## Definition
https://en.wikipedia.org/wiki/List_of_fallacies The first principle is that you must not fool yourself and you are the easiest person to fool Richard P. Feynman## Types of Fallacies
Other systems of classificationThe most famous are those of Francis Bacon and J. S. Mill Bacon divided fallacies into 4 Idola (Idols, False Appearances), summarize the kinds of mistakes the human intellect is prone. Offendicula of Roger Bacon Opus maius,J. S. Mill book of his Logic, Jeremy Bentham's Book of Fallacies (1824). Whateley's Logic, A. de Morgan, Formal Logic (1847) Sidgwick, Fallacies (1883) ## Mindmap## Formal fallacies |

Appeal to probability | Takes something for granted because it would probably be the case `Something can go wrong (premise). Therefore, something will go wrong (invalid conclusion)` |

Argument from fallacy | Aka fallacy fallacy, assumes that if an argument is fallacious, then the conclusion is false `If P, then Q. P is a fallacious argument. Therefore, Q is false` |

Base rate fallacy | Making a probability judgment based on conditional probabilities, without taking into account the effect of prior probabilities `Police officers have breathalyzers displaying false drunkenness in 5% of the cases the driver is sober. However, the breathalyzers never fail to detect a truly drunk person. One in a thousand drivers is driving drunk. The police officers stop a driver at random, and force the driver to take the test. The test is positive. You don't know anything else about him or her. How high is the probability he or she really is drunk? Many would answer as high as 0.95, but the correct probability is about 0.02. To find the correct answer, one should use Bayes's theorem` |

Conjunction fallacy | Assumption that an outcome simultaneously satisfying multiple conditions is more probable than an outcome satisfying a single one of them `Linda is 31 years old, single, outspoken, and very bright. She majored in philosophy. As a student, she was deeply concerned with issues of discrimination and social justice, and also participated in anti-nuclear demonstrations. Which is more probable? Linda is a bank teller. Linda is a bank teller and active in the feminist movement. The majority of those asked chose second option. However the probability of two events occurring together is always less than or equal to the probability of either one occurring alone` |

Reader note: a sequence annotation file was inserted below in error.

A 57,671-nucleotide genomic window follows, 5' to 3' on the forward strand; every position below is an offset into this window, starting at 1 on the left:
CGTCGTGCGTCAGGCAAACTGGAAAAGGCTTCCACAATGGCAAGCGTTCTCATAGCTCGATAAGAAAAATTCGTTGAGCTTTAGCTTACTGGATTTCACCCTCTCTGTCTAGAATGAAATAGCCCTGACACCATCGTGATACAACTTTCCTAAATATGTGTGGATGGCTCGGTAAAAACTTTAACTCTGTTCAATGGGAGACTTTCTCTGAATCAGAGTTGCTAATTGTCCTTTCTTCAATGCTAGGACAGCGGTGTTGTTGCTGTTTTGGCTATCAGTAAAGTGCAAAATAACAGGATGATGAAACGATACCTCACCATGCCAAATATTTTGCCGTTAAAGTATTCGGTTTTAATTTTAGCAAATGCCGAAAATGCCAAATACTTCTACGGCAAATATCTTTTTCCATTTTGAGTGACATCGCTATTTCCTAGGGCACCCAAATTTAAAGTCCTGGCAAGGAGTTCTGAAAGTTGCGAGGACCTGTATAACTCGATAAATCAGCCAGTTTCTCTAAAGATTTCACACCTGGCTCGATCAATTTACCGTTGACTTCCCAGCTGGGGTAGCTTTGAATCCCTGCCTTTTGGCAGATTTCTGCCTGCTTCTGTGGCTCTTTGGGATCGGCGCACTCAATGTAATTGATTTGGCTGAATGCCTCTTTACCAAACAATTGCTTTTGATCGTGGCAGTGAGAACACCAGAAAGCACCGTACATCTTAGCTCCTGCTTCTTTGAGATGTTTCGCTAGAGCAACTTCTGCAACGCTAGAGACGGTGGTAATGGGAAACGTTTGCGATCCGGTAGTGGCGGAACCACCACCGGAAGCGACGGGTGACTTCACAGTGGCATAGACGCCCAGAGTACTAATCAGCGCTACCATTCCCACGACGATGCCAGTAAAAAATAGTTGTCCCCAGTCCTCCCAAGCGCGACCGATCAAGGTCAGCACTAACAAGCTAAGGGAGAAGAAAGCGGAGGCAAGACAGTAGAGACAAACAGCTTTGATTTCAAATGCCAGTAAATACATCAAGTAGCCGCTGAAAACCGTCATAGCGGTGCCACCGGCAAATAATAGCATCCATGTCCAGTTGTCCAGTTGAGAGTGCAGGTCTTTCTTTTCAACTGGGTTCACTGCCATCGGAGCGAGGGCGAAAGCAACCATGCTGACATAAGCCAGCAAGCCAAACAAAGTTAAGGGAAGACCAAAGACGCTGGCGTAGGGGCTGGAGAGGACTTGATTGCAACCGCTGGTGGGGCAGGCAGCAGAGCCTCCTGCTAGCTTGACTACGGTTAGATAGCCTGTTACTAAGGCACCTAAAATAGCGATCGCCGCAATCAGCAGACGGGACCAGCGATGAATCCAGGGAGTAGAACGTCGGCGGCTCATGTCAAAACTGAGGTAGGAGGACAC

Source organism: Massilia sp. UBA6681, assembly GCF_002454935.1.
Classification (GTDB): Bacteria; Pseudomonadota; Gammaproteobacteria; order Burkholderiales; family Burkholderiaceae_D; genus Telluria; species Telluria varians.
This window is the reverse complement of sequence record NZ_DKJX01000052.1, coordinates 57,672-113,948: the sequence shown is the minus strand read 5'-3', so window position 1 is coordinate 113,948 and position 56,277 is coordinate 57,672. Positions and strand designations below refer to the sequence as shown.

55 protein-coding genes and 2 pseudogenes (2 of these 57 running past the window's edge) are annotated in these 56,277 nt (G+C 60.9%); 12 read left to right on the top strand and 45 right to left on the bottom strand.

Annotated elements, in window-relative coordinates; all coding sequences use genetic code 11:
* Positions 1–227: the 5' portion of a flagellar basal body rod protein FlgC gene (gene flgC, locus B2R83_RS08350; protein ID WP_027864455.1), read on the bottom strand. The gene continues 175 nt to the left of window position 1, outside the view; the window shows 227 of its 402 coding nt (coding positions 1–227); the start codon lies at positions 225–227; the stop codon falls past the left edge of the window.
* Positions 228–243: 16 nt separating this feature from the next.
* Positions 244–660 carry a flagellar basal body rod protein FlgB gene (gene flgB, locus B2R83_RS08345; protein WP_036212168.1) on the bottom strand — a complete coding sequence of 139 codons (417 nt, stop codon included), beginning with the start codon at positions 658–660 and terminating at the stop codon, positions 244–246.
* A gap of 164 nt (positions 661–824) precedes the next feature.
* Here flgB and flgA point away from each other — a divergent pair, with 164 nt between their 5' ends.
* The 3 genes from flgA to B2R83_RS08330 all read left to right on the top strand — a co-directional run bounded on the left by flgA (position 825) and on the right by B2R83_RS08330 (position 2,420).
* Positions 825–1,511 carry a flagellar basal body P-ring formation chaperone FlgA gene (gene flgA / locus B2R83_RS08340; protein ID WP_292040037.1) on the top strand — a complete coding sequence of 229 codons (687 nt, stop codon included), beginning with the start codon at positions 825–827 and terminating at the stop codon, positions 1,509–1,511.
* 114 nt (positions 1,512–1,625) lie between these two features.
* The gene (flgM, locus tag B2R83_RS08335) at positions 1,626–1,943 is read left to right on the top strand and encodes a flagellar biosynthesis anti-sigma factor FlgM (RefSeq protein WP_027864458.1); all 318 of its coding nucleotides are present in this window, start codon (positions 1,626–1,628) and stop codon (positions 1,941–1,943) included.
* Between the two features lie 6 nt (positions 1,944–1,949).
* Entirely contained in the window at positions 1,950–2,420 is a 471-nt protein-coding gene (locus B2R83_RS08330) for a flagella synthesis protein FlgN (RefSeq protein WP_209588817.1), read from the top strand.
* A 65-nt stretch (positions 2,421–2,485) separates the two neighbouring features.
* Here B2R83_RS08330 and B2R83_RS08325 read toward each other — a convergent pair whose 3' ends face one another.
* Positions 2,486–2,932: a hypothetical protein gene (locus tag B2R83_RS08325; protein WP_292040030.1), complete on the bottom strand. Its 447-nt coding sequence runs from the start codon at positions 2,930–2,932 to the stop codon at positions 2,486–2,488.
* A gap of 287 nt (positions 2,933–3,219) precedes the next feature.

Masked-man fallacy | Substitution of identical designators in a true statement can lead to a false one `Lois Lane believes that Superman can fly. Lois Lane does not believe that Clark Kent can fly. Therefore Superman and Clark Kent are not the same person` |

Propositional fallaciesA propositional fallacy is an error in logic that concerns compound propositions. For a compound proposition to be true, the truth values of its constituent parts must satisfy the relevant logical connectives and, or, not, only if, if and only if | |

Affirming a disjunct | Concluding that one disjunct of a logical disjunction must be false because the other disjunct is true `Max is a mammal or Max is a cat. Max is a mammal. Therefore, Max is not a cat` |

Affirming the consequent | The antecedent is claimed to be true because the consequent is true; if A, then B; B, therefore A `If someone owns Fort Knox, then he is rich. Bill Gates is rich. Therefore, Bill Gates owns Fort Knox` |

Denying the antecedent | The consequent is claimed to be false because the antecedent is false; if A, then B; not A, therefore not B `If you are a ski instructor, then you have a job. You are not a ski instructor, Therefore, you have no job` |